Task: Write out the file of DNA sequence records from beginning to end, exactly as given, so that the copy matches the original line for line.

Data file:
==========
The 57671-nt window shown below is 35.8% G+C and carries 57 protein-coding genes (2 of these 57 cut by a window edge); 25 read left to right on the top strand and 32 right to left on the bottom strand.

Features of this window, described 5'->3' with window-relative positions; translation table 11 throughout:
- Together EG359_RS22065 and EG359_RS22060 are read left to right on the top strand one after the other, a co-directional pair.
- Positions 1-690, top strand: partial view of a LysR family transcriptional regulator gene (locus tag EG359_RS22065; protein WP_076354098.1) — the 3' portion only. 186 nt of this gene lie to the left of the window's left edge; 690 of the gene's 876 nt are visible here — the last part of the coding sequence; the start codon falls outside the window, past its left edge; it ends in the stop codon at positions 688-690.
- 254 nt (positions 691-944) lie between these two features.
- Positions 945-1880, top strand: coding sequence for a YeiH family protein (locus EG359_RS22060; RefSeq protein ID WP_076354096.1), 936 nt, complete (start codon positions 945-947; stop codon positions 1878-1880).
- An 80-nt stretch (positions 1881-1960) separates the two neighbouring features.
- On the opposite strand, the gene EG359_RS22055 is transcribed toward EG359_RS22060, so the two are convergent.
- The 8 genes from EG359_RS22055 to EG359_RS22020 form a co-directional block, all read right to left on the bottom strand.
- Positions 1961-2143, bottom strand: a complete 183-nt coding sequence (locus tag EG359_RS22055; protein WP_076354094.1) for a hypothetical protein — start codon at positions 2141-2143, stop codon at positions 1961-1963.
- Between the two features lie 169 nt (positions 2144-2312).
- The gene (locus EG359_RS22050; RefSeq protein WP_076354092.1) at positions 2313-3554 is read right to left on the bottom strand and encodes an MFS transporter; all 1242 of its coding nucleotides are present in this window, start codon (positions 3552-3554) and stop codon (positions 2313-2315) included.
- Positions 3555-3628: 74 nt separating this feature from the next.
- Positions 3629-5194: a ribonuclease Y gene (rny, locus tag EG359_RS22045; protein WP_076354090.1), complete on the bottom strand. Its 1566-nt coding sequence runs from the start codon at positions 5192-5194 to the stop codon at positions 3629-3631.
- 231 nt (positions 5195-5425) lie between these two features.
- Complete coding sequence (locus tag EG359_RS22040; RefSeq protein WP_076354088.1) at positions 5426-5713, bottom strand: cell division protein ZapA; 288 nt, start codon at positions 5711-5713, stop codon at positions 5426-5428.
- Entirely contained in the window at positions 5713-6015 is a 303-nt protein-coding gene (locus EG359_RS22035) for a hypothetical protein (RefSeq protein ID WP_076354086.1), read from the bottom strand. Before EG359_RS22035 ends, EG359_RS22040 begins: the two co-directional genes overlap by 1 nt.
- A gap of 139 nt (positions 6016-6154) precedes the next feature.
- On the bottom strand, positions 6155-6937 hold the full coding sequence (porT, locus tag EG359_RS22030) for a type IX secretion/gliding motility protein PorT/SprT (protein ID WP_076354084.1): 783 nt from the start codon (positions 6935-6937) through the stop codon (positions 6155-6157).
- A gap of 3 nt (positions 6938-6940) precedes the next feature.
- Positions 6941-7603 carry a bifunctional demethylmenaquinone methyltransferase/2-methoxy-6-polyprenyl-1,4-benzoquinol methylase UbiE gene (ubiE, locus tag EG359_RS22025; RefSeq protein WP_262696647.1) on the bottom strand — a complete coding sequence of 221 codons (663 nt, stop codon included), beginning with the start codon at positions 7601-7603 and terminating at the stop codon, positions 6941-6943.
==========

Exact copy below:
The 57671-nt window shown below is 35.8% G+C and carries 57 protein-coding genes (2 of these 57 cut by a window edge); 25 read left to right on the top strand and 32 right to left on the bottom strand.

Features of this window, described 5'->3' with window-relative positions; translation table 11 throughout:
- Together EG359_RS22065 and EG359_RS22060 are read left to right on the top strand one after the other, a co-directional pair.
- Positions 1-690, top strand: partial view of a LysR family transcriptional regulator gene (locus tag EG359_RS22065; protein WP_076354098.1) — the 3' portion only. 186 nt of this gene lie to the left of the window's left edge; 690 of the gene's 876 nt are visible here — the last part of the coding sequence; the start codon falls outside the window, past its left edge; it ends in the stop codon at positions 688-690.
- 254 nt (positions 691-944) lie between these two features.
- Positions 945-1880, top strand: coding sequence for a YeiH family protein (locus EG359_RS22060; RefSeq protein ID WP_076354096.1), 936 nt, complete (start codon positions 945-947; stop codon positions 1878-1880).
- An 80-nt stretch (positions 1881-1960) separates the two neighbouring features.
- On the opposite strand, the gene EG359_RS22055 is transcribed toward EG359_RS22060, so the two are convergent.
- The 8 genes from EG359_RS22055 to EG359_RS22020 form a co-directional block, all read right to left on the bottom strand.
- Positions 1961-2143, bottom strand: a complete 183-nt coding sequence (locus tag EG359_RS22055; protein WP_076354094.1) for a hypothetical protein — start codon at positions 2141-2143, stop codon at positions 1961-1963.
- Between the two features lie 169 nt (positions 2144-2312).
- The gene (locus EG359_RS22050; RefSeq protein WP_076354092.1) at positions 2313-3554 is read right to left on the bottom strand and encodes an MFS transporter; all 1242 of its coding nucleotides are present in this window, start codon (positions 3552-3554) and stop codon (positions 2313-2315) included.
- Positions 3555-3628: 74 nt separating this feature from the next.
- Positions 3629-5194: a ribonuclease Y gene (rny, locus tag EG359_RS22045; protein WP_076354090.1), complete on the bottom strand. Its 1566-nt coding sequence runs from the start codon at positions 5192-5194 to the stop codon at positions 3629-3631.
- 231 nt (positions 5195-5425) lie between these two features.
- Complete coding sequence (locus tag EG359_RS22040; RefSeq protein WP_076354088.1) at positions 5426-5713, bottom strand: cell division protein ZapA; 288 nt, start codon at positions 5711-5713, stop codon at positions 5426-5428.
- Entirely contained in the window at positions 5713-6015 is a 303-nt protein-coding gene (locus EG359_RS22035) for a hypothetical protein (RefSeq protein ID WP_076354086.1), read from the bottom strand. Before EG359_RS22035 ends, EG359_RS22040 begins: the two co-directional genes overlap by 1 nt.
- A gap of 139 nt (positions 6016-6154) precedes the next feature.
- On the bottom strand, positions 6155-6937 hold the full coding sequence (porT, locus tag EG359_RS22030) for a type IX secretion/gliding motility protein PorT/SprT (protein ID WP_076354084.1): 783 nt from the start codon (positions 6935-6937) through the stop codon (positions 6155-6157).
- A gap of 3 nt (positions 6938-6940) precedes the next feature.
- Positions 6941-7603 carry a bifunctional demethylmenaquinone methyltransferase/2-methoxy-6-polyprenyl-1,4-benzoquinol methylase UbiE gene (ubiE, locus tag EG359_RS22025; RefSeq protein WP_262696647.1) on the bottom strand — a complete coding sequence of 221 codons (663 nt, stop codon included), beginning with the start codon at positions 7601-7603 and terminating at the stop codon, positions 6941-6943.